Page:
Welcome to the Eltham Baptist website!

We're a community of people (more a family really) who share the belief that life's greatest joy is to know God. He gives us freedom, purpose, hope and teaches us how to love. We've learnt that he's real and wants to be a part of our everyday life.

We really value his teachings contained in the bible and are trying to live them out. The teachings of Jesus are pretty radical to be honest but they have power to effect real change in our personal lives, marriages, families and community. That's honestly been our experience and it's what keeps us coming back for more. In short, he enables us to live as we were meant to live.

We've still got much to learn and are more than happy for others to join us in that journey! So enjoy our virtual home then, come and visit us for real.

Latest Blog Posts

Satan’s Strategem - Some years ago, I mentioned my appreciation of A.W. Tozer. (http://elthambaptist.com.au/posts/why-i-like-tozer/) A friend recently passed this on, and once again I conclude, the man was a prophet… far ahead of his time. “Satan’s Stratagem” –  An extract from “The Great Deceiver” by A.W.Tozer For we have not followed cunningly devised fables. (2 Peter 1:16) “It is amazing that Satan’s wiliest stratagem against Christian believers is to use our virtues against us! Perhaps it is more amazing that he often does this with great success. By means of temptation to sin he strikes at our personal lives; by working through our virtues he gets at the whole community of believers and unfits it for its own defense. To capture a city an enemy must first weaken or destroy its resistance. The Church will never fall as long as she resists. This the devil knows; consequently he uses any stratagem to neutralize her resistance. Satan first creates a maudlin, inaccurate concept of Christ as soft, smiling and tolerant. He reminds us that when Christ, as a lamb brought to slaughter, opened not His mouth—and suggests that we do likewise. Then if we notice his foot in the door and rise to oppose....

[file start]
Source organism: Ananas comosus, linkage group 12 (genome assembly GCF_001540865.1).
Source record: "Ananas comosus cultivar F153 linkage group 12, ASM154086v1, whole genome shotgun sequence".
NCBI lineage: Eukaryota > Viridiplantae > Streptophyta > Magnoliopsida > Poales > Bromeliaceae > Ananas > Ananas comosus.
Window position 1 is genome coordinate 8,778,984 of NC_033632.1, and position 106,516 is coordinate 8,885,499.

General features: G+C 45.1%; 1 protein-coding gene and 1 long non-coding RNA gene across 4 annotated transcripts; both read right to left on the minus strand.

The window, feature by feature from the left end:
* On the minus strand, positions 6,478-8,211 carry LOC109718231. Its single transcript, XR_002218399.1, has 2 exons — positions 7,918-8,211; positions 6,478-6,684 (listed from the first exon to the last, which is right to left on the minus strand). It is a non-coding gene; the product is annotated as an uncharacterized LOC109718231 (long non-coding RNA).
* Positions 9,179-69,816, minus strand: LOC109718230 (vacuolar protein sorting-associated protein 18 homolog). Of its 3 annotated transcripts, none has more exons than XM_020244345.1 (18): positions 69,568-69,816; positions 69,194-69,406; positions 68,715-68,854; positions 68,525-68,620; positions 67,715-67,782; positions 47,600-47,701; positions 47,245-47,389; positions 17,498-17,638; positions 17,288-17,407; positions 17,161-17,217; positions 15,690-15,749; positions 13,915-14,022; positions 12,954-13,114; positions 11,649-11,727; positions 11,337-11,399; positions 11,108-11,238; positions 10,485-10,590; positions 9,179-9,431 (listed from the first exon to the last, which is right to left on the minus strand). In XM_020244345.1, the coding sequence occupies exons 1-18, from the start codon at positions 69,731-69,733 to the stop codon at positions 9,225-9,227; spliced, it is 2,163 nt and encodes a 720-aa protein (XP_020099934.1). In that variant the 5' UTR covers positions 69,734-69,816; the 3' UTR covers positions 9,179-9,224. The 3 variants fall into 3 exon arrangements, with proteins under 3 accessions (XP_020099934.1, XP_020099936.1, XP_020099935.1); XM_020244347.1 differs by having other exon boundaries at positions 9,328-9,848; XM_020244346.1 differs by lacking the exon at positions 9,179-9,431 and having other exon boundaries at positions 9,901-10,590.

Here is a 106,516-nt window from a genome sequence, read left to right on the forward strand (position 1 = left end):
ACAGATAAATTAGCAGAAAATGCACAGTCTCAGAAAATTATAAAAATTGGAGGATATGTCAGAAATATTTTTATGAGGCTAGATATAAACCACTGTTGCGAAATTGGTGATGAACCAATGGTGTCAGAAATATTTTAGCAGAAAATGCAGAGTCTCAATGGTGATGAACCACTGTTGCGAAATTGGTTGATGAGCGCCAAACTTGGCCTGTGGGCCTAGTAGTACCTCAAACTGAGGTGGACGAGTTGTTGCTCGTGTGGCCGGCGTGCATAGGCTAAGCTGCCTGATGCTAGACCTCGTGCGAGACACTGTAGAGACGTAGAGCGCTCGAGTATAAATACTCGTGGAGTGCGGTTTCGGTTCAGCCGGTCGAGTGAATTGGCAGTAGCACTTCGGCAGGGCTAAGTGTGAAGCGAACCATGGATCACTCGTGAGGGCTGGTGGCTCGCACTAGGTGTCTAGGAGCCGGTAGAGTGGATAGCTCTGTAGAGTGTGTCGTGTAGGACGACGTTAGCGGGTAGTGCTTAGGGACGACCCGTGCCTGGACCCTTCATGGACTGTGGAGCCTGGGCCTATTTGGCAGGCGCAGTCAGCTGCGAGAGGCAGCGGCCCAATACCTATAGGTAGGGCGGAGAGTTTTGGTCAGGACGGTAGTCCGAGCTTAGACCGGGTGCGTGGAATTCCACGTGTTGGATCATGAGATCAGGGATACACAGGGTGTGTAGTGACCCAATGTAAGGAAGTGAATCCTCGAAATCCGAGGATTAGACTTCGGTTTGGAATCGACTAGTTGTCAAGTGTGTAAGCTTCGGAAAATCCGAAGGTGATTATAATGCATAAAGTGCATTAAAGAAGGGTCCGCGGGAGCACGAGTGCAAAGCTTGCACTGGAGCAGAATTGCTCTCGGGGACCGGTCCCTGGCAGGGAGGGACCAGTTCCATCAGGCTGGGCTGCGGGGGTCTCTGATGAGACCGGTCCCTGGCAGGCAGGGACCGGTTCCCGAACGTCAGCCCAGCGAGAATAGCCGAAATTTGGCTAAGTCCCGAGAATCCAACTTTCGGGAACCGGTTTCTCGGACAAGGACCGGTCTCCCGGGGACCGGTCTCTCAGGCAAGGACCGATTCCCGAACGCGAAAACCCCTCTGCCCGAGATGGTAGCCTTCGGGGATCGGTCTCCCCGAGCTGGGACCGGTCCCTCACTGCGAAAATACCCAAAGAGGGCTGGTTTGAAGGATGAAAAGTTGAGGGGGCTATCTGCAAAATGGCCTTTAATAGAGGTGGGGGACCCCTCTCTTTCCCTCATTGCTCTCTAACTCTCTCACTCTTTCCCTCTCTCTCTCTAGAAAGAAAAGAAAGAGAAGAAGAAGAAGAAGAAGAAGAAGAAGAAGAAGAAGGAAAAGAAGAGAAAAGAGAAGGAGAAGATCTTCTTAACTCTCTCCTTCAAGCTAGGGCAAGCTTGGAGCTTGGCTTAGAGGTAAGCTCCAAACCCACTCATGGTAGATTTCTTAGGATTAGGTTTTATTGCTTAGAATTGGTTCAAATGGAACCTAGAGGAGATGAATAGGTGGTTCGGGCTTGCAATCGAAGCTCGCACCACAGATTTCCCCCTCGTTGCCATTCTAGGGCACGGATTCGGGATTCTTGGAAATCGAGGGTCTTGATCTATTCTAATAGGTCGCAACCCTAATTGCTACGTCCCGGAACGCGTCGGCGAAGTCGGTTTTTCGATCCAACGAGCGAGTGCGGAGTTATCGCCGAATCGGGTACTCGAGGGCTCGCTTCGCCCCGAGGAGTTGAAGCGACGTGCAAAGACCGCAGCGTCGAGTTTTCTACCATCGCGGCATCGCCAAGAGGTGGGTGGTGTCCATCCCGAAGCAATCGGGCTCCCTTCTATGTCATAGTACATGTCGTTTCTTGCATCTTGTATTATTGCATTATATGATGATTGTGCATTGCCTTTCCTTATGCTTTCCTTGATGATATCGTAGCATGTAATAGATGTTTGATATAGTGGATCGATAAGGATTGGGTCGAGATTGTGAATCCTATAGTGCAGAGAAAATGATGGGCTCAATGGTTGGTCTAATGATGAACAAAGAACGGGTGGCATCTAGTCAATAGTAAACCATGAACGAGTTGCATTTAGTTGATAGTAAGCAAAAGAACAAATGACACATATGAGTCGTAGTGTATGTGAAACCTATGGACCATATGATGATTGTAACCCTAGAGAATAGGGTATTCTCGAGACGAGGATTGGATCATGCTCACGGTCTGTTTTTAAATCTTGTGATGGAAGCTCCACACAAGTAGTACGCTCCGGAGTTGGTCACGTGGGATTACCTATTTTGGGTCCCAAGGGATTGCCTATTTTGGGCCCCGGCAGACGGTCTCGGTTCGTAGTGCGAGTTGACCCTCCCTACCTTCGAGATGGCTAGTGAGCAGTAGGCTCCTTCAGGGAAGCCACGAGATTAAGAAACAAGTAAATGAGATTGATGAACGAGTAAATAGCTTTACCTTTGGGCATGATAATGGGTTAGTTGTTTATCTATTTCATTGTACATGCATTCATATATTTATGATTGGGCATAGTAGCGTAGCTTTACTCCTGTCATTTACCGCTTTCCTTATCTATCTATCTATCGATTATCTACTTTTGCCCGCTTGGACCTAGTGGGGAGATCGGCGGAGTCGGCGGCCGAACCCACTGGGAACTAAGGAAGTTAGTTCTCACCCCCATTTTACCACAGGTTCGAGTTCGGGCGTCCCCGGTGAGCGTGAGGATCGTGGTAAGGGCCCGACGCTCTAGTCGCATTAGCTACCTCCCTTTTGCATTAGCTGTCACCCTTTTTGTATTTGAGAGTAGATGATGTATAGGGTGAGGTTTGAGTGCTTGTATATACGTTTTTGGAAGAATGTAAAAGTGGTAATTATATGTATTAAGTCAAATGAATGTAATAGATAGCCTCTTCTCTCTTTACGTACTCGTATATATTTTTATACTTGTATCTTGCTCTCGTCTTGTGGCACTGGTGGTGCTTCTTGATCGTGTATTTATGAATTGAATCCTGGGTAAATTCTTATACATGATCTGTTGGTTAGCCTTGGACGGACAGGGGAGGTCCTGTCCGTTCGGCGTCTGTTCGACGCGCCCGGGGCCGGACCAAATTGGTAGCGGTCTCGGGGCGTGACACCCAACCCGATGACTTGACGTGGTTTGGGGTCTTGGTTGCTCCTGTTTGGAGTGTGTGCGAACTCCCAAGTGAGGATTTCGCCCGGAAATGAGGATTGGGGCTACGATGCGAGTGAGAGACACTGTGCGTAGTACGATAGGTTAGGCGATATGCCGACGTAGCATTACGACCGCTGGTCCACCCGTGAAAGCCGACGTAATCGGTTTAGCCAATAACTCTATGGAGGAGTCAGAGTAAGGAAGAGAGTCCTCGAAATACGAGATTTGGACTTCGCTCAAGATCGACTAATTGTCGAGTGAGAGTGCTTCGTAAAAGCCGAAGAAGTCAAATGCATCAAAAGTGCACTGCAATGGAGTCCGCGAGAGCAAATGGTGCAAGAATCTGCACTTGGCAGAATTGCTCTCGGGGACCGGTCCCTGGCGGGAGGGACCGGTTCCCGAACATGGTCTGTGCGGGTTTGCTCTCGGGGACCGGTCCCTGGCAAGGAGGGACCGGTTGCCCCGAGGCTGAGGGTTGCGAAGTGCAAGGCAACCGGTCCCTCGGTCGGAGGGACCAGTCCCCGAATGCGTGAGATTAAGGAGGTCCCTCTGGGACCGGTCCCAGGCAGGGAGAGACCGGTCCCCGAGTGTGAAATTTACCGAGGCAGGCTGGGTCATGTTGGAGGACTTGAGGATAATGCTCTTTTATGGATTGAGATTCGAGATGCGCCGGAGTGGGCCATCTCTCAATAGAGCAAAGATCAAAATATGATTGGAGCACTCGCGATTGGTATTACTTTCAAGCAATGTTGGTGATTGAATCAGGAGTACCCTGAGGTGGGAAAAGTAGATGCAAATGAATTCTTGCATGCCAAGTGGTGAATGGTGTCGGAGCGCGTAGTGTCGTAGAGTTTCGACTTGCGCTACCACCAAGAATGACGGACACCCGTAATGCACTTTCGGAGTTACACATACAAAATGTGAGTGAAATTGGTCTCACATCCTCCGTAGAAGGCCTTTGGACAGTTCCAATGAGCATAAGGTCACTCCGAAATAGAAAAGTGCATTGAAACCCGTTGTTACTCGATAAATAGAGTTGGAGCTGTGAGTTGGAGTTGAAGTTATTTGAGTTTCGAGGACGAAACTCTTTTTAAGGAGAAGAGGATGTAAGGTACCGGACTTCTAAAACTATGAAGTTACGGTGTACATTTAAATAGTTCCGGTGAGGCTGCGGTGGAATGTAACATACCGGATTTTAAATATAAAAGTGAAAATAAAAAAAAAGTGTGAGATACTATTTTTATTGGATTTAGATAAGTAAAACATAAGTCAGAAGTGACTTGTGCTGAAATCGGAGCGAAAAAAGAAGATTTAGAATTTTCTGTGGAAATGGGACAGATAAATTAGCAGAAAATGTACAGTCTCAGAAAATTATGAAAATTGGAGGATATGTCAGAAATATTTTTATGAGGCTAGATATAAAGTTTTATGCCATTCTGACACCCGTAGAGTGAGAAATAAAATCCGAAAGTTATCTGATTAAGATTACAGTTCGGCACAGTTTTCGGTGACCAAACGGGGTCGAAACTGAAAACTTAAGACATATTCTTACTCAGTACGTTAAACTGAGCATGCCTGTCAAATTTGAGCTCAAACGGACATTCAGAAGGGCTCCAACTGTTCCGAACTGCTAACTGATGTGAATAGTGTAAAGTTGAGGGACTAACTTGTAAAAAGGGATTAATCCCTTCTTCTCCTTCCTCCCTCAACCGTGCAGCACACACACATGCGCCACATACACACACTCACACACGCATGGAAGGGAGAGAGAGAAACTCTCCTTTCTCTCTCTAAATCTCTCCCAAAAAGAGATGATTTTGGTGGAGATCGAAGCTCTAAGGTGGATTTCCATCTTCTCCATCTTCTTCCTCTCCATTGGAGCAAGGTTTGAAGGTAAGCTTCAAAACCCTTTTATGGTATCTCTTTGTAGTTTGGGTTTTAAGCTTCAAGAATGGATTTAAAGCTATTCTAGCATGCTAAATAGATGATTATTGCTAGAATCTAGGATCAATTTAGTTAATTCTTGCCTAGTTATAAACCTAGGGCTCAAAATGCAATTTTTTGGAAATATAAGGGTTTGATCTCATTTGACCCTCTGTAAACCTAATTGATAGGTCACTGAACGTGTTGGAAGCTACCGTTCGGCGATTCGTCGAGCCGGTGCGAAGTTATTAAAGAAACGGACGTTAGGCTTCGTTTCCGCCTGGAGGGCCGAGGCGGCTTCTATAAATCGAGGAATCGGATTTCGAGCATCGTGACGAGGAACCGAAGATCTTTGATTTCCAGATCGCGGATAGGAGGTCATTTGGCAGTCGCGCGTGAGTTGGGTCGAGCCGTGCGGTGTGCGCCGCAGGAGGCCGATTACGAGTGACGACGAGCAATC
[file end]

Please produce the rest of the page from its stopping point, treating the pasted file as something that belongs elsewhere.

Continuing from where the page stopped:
The knowledge of God - Wisdom and knowledge are not the same. From a christian perspective, whilst knowledge can be taken, wisdom must be given. Of course, this can pose a problem when trying to work out the moral good in a situation. You see, whilst we may be unfamiliar with what is right, the problem is bigger than that. The problem is that we are way too familiar with what is wrong. So how can we have the wisdom to know what is right? Let’s start by trying to answer these two questions: Question 1, “Who can give wisdom?” The christian answers, “God”. Question 2, “To whom does he give wisdom?” The christian answers, “To those in relationship with him.” Jesus declared, “I am the way, the truth and the life.” So truth is not so much a ‘what’ as it is a ‘who’. Both truth and wisdom reside in the person of God.   If we are not in a relationship with truth, we cannot know it. Imagine the irony of John 18:38, staring at Jesus – Pilate asks – “What is truth?” It wasn’t a ”what, it was a ‘who’. So now we see what our real dilemma is. Our familiarity with what is wrong has ruined our familiarity with....
The knowledge of good and evil - Together we quickly did the math. It was twenty-five years ago that I would have sat in his theology class as an undergrad student (a fact that disturbed us both)! It was good to see Brian Edgar again after many years. As Professor of Theology, he stimulated my thinking then and he did so again last night at our “4:12” gathering. Brian was reflecting on how formative a book by Dietrich Bonhoeffer had been on his life. In his book “Ethics” (published in 1949 after his death), Bonhoeffer points out that whilst the aim of ethics is to discern between good and evil, the aim of Christian ethics is to “invalidate this knowledge”. On the surface, it is a surprising statement however it helps us understand how different is the discipline of Christian ethics to that of ethics generally. The role of Christian ethics is to actually critique the discipline of ethics itself and to this end, the problem behind the knowledge of good and evil. The very pursuit of what is wrong or what is right, indicates that something far bigger is amiss. Rather than regard it as a noble quest, the need to do so should serve as a warning sign. Why is it so difficult....



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